The collection, which is on the company’s campus in Federal Way, Wash., was established in 1989 as part of Washington state’s centennial celebration.
“We regret having to take this action, knowing that the collection is highly regarded,” Ernesta Ballard, senior vice president, Corporate Affairs, said in a press release. “We’ll determine the future status of the collection when the economy recovers.”
In a message to American Bonsai Society President Pauline Muth, De Groot urged bonsai fans to send expressions of support for the collection to his manager, Rullie Harris at email@example.com.
Exhibits, Demonstrations, Workshops, Garden Tours Highlight Big Fundraiser at the Huntington
By David E.Whiteside
When Conejo Valley Bonsai Society members joined hundreds of other bonsai enthusiasts and newcomers at the Golden State Bonsai Federation’s 13th Annual Bonsai-A-Thon, we found plenty of horticultural eye candy: beautiful bonsai, gorgeous landscape trees in both the Chinese and Japanese gardens, and the Huntington’s spanking-new bonsai court.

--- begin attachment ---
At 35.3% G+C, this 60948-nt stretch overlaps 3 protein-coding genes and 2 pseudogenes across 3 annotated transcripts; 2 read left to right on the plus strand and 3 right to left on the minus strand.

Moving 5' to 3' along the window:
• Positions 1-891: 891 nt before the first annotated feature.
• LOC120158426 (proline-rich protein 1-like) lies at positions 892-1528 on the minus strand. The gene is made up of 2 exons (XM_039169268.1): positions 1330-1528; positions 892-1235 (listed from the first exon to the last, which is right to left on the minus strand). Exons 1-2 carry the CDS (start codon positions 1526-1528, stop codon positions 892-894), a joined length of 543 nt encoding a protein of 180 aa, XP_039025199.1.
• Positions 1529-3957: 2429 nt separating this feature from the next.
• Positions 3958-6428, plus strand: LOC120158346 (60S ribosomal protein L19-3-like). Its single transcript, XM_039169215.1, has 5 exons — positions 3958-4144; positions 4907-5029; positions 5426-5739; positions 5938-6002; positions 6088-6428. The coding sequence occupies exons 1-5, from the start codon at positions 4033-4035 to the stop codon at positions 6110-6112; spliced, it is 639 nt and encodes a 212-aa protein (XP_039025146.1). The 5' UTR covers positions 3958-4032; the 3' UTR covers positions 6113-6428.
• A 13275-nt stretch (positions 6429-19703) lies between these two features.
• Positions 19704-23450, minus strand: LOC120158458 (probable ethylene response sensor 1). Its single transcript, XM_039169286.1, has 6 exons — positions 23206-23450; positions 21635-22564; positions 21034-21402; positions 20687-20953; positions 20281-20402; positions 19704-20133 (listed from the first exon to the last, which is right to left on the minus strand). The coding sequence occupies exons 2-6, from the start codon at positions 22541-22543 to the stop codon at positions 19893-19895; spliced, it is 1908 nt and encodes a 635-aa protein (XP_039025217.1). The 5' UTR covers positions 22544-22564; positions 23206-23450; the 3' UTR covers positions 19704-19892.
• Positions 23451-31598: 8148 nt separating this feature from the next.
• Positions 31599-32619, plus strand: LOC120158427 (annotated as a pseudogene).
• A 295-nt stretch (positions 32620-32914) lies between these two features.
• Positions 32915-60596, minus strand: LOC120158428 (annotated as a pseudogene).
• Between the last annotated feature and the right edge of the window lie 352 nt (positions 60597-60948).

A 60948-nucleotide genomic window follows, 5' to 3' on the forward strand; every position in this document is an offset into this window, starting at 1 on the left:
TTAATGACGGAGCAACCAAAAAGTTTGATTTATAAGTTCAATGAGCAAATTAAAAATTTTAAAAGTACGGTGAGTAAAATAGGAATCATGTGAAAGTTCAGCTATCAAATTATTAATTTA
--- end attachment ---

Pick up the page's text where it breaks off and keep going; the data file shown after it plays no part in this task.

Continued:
Last year, Bonsai-A-Thon attendees were able to take the first public tour of the Huntington Library, Art Collections, and Botanical Gardens’ then-new Chinese garden—plus we got an extra treat, a sneak preview of the expansion of the Huntington’s bonsai court. This year, we were able to revisit the Chinese garden and see all the progress there. And then Huntington Gardens Director Jim Folsom took us on the first public tour of the now-more-presentable new bonsai court. Most important, now there are bonsai on display.